The French computer programmer Laura inherits the task of making a computer game of the Battle of Okinawa in Japan during World War 2. She searches the Internet for information on the battle, and interviews Japanese experts and witnesses.
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Another enticing film essay by Marker that of course feels seminal now in the age of personal digital assistants and machine learning hype. The choice to juxtapose this discussion with the history of Okinawa seems wrong at first, but somehow it works, and the resulting depiction of memory and collective guilt is a fitting counterpoint to the discussion of the proto-Internet.
As they say, nothing dates as quickly as the future. Like the 80s/90s cyberpunks (William Gibson is briefly referred to at the film's outset) this feels like an admirable attempt to imagine the coming digital world which we now all inhabit. Is this perhaps one of the most 1997 films ever made? Coupled with an exploration of the Battle of Okinawa, and Marker's typical concerns with history, memory, identity.
On a future internet encyclopedia (Wikipedia meets YouTube), a female historian researches the Battle of Okinawa, in which the Japanese state compelled citizens of an island to commit hara-kiri out of pride, rather than be taken by the allies, while also sending out diary-poems through the screen to an unseen lover. It’s a fascinating meditation on individual and collective memory and their mediation by technology.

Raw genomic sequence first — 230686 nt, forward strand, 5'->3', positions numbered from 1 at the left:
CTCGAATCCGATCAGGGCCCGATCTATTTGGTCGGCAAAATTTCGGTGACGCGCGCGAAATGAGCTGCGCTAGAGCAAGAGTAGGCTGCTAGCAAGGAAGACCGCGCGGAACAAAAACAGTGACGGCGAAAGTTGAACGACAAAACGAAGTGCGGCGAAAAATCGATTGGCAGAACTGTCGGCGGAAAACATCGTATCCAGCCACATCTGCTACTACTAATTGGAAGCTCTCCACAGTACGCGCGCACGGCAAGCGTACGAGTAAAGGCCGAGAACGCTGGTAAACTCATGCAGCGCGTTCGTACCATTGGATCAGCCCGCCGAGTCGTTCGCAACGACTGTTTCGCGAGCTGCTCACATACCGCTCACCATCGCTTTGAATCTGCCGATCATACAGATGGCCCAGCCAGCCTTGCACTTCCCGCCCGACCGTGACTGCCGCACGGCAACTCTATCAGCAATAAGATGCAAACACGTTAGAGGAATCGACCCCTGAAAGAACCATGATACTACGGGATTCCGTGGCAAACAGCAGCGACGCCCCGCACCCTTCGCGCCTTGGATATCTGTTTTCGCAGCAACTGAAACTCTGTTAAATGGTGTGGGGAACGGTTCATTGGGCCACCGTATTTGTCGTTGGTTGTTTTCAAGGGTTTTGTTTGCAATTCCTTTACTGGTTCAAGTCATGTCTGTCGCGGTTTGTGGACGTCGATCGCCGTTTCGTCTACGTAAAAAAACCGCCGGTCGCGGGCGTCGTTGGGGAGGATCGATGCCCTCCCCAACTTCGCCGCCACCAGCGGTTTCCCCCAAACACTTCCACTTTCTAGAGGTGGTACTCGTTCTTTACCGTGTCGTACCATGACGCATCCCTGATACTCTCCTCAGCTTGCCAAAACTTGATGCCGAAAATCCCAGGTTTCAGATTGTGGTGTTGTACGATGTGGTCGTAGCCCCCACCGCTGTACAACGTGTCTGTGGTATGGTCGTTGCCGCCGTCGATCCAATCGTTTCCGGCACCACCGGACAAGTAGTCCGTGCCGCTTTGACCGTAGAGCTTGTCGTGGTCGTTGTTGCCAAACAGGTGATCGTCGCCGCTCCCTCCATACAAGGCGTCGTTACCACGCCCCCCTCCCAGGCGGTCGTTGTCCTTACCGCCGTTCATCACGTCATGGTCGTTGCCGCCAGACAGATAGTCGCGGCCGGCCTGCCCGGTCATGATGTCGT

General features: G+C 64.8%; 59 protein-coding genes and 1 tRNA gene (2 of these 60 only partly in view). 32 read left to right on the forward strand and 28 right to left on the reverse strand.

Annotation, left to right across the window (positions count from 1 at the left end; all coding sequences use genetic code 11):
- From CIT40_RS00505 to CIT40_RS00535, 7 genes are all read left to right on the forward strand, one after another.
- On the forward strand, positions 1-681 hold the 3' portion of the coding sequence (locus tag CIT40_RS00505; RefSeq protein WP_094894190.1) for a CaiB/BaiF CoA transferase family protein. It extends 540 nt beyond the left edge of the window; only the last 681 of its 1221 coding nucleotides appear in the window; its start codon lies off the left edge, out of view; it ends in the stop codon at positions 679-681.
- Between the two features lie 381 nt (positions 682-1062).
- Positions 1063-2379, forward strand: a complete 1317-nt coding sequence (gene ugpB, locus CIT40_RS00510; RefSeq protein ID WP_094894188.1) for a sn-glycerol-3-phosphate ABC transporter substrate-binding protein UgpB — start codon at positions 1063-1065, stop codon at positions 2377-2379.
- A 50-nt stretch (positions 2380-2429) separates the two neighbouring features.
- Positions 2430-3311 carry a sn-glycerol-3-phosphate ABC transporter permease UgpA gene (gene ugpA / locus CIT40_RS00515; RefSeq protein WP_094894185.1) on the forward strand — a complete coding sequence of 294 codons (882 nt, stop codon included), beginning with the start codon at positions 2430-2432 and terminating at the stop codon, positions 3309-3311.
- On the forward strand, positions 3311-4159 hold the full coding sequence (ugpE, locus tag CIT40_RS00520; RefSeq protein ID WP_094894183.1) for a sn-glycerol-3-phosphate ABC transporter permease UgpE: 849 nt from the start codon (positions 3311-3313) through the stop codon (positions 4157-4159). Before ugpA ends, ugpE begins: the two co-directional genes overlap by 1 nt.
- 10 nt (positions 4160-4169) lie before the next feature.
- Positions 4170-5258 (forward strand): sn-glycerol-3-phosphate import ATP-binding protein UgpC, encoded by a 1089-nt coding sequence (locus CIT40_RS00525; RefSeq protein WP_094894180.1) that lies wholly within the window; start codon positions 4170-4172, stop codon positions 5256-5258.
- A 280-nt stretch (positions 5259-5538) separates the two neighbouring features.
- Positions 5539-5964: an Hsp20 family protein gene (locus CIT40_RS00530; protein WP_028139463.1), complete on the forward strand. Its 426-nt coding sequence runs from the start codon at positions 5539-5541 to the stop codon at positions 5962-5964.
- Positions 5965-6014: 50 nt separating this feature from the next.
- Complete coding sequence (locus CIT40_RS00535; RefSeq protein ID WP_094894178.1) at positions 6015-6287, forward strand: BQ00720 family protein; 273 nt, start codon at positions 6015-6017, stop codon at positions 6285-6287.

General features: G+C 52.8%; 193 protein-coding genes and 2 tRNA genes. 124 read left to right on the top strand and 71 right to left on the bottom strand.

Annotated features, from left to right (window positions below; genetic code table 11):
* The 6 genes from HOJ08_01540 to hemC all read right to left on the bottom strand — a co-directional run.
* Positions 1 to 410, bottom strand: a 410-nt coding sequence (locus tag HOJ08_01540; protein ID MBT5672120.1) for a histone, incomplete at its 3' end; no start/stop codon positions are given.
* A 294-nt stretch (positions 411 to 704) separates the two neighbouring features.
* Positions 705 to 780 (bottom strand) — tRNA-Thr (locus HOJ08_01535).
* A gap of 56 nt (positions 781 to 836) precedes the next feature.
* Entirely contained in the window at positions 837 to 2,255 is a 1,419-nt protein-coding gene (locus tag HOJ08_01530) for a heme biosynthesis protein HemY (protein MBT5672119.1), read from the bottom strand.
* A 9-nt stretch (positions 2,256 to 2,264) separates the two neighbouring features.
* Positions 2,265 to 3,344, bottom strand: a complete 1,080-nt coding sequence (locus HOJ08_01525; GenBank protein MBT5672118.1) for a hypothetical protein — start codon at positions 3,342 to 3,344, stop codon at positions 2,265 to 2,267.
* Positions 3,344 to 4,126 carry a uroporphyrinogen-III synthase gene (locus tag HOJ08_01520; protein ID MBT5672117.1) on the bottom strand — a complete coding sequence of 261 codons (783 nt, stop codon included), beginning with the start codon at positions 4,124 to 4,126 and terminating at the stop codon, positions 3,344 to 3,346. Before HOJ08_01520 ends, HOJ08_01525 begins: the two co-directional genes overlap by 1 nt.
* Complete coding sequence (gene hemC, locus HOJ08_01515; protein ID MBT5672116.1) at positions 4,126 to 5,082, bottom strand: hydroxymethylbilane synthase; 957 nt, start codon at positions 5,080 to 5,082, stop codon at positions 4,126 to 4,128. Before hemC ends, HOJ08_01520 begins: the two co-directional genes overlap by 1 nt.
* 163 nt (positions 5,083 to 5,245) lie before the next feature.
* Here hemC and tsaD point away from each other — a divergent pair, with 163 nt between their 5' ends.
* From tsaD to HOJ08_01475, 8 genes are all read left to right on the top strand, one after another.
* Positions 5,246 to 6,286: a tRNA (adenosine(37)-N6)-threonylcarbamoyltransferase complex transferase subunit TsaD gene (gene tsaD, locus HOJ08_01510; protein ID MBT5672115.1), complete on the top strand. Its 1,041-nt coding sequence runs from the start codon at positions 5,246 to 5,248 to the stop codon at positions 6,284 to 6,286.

Geist brought Chris Marker and the cyberwards thrust of the image-culture together at a moment of tremendous synthesis, producing what I am prepared to argue deserves to be considered one of his greatest works. We live in a time where technological advancements and rearrangements of how we process the human happen so fast that Level Five feels like it captured perfectly a world that wasn't around very long.
younger brother - or maybe a son or a nephew - of hiroshima mon amour, "okinawa mon amour" represents the same blend of world history and personal loss. this time in a digital era. as it's said on the film - now people don't have memory. computers are their memory. in 1997 marker creates one of the most important films about our age. a total film, a complete masterpiece.
Cinematic poem about the war. The presence of beautiful Catherine BELKHODJA prevents falling into the black sadness, the dark depression that bathes this movie .... Poème cinématographique sur la guerre. La présence de la belle Catherine BELKHODJA empêche de tomber dans la noire tristesse, la sombre dépression qui baigne ce film.
This prophetic script is so much bigger than what one can actually process on a first view. You need to play the game over and over again to reach Level Five. Political, psychological, spiritual, technological awareness... Get past the acting, editing and filmmaking (if possible) to concentrate on that of a deep tragic enlightening message.